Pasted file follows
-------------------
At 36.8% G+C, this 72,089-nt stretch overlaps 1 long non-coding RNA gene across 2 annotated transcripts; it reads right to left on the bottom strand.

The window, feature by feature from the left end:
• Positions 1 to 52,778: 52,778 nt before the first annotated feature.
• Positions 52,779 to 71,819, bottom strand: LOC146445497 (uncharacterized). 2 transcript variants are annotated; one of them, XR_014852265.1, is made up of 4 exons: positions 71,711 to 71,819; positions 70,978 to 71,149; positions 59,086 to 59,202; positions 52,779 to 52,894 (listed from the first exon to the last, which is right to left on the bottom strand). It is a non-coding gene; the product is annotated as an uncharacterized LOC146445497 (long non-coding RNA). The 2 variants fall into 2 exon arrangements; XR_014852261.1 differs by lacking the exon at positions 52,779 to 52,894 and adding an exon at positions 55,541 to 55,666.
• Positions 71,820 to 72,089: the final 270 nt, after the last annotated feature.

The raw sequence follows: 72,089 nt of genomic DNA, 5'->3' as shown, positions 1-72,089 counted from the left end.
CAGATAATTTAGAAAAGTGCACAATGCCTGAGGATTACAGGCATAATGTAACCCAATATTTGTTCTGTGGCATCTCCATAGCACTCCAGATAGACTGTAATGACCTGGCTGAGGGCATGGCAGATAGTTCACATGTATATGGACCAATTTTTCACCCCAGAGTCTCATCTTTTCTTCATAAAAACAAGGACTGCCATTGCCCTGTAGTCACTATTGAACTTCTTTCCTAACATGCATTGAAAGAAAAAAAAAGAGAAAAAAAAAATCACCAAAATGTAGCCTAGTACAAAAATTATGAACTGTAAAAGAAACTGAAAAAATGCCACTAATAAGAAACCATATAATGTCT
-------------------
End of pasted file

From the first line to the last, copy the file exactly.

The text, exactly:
At 36.8% G+C, this 72,089-nt stretch overlaps 1 long non-coding RNA gene across 2 annotated transcripts; it reads right to left on the bottom strand.

The window, feature by feature from the left end:
• Positions 1 to 52,778: 52,778 nt before the first annotated feature.
• Positions 52,779 to 71,819, bottom strand: LOC146445497 (uncharacterized). 2 transcript variants are annotated; one of them, XR_014852265.1, is made up of 4 exons: positions 71,711 to 71,819; positions 70,978 to 71,149; positions 59,086 to 59,202; positions 52,779 to 52,894 (listed from the first exon to the last, which is right to left on the bottom strand). It is a non-coding gene; the product is annotated as an uncharacterized LOC146445497 (long non-coding RNA). The 2 variants fall into 2 exon arrangements; XR_014852261.1 differs by lacking the exon at positions 52,779 to 52,894 and adding an exon at positions 55,541 to 55,666.
• Positions 71,820 to 72,089: the final 270 nt, after the last annotated feature.

The raw sequence follows: 72,089 nt of genomic DNA, 5'->3' as shown, positions 1-72,089 counted from the left end.
CAGATAATTTAGAAAAGTGCACAATGCCTGAGGATTACAGGCATAATGTAACCCAATATTTGTTCTGTGGCATCTCCATAGCACTCCAGATAGACTGTAATGACCTGGCTGAGGGCATGGCAGATAGTTCACATGTATATGGACCAATTTTTCACCCCAGAGTCTCATCTTTTCTTCATAAAAACAAGGACTGCCATTGCCCTGTAGTCACTATTGAACTTCTTTCCTAACATGCATTGAAAGAAAAAAAAAGAGAAAAAAAAAATCACCAAAATGTAGCCTAGTACAAAAATTATGAACTGTAAAAGAAACTGAAAAAATGCCACTAATAAGAAACCATATAATGTCT